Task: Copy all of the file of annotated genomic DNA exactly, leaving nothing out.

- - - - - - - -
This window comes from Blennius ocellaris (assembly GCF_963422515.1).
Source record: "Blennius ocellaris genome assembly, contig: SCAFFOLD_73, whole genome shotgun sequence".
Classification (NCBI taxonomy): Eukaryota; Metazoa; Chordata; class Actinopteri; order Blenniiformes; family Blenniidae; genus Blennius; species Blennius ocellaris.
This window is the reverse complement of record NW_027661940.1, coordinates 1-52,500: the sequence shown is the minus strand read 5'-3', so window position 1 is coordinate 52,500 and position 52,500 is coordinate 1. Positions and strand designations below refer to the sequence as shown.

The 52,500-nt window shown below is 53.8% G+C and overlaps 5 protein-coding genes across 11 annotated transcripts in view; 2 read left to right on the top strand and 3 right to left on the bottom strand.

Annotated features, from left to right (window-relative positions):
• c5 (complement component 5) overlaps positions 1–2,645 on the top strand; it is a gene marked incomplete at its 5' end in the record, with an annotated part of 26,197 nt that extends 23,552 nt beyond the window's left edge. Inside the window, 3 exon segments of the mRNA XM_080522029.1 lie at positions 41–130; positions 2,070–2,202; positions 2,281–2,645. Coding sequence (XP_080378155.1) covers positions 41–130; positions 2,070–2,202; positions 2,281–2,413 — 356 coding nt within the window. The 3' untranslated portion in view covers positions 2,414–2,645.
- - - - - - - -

This window comes from Blennius ocellaris (assembly GCF_963422515.1).
Source record: "Blennius ocellaris genome assembly, contig: SCAFFOLD_73, whole genome shotgun sequence".
Classification (NCBI taxonomy): Eukaryota; Metazoa; Chordata; class Actinopteri; order Blenniiformes; family Blenniidae; genus Blennius; species Blennius ocellaris.
This window is the reverse complement of record NW_027661940.1, coordinates 1-52,500: the sequence shown is the minus strand read 5'-3', so window position 1 is coordinate 52,500 and position 52,500 is coordinate 1. Positions and strand designations below refer to the sequence as shown.

The 52,500-nt window shown below is 53.8% G+C and overlaps 5 protein-coding genes across 11 annotated transcripts in view; 2 read left to right on the top strand and 3 right to left on the bottom strand.

Annotated features, from left to right (window-relative positions):
• c5 (complement component 5) overlaps positions 1–2,645 on the top strand; it is a gene marked incomplete at its 5' end in the record, with an annotated part of 26,197 nt that extends 23,552 nt beyond the window's left edge. Inside the window, 3 exon segments of the mRNA XM_080522029.1 lie at positions 41–130; positions 2,070–2,202; positions 2,281–2,645. Coding sequence (XP_080378155.1) covers positions 41–130; positions 2,070–2,202; positions 2,281–2,413 — 356 coding nt within the window. The 3' untranslated portion in view covers positions 2,414–2,645.